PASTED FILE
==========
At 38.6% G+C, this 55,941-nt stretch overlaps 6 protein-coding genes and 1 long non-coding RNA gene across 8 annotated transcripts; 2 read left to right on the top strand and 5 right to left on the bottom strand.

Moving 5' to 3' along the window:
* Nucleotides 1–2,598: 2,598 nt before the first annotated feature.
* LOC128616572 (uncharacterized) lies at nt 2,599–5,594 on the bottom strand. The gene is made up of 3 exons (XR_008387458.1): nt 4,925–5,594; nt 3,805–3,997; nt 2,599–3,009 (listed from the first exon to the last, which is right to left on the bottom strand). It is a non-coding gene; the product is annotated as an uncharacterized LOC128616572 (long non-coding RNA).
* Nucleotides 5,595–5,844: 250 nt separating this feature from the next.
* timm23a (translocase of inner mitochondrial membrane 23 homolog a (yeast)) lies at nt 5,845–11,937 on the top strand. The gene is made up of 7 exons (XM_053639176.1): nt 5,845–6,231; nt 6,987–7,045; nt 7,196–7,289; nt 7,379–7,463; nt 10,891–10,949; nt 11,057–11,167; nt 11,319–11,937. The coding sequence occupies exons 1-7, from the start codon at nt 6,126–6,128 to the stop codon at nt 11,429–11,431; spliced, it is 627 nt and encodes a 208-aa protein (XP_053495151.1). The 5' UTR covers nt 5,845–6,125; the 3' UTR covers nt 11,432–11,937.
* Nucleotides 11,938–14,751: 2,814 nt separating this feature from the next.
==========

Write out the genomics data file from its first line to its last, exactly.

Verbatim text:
At 38.6% G+C, this 55,941-nt stretch overlaps 6 protein-coding genes and 1 long non-coding RNA gene across 8 annotated transcripts; 2 read left to right on the top strand and 5 right to left on the bottom strand.

Moving 5' to 3' along the window:
* Nucleotides 1–2,598: 2,598 nt before the first annotated feature.
* LOC128616572 (uncharacterized) lies at nt 2,599–5,594 on the bottom strand. The gene is made up of 3 exons (XR_008387458.1): nt 4,925–5,594; nt 3,805–3,997; nt 2,599–3,009 (listed from the first exon to the last, which is right to left on the bottom strand). It is a non-coding gene; the product is annotated as an uncharacterized LOC128616572 (long non-coding RNA).
* Nucleotides 5,595–5,844: 250 nt separating this feature from the next.
* timm23a (translocase of inner mitochondrial membrane 23 homolog a (yeast)) lies at nt 5,845–11,937 on the top strand. The gene is made up of 7 exons (XM_053639176.1): nt 5,845–6,231; nt 6,987–7,045; nt 7,196–7,289; nt 7,379–7,463; nt 10,891–10,949; nt 11,057–11,167; nt 11,319–11,937. The coding sequence occupies exons 1-7, from the start codon at nt 6,126–6,128 to the stop codon at nt 11,429–11,431; spliced, it is 627 nt and encodes a 208-aa protein (XP_053495151.1). The 5' UTR covers nt 5,845–6,125; the 3' UTR covers nt 11,432–11,937.
* Nucleotides 11,938–14,751: 2,814 nt separating this feature from the next.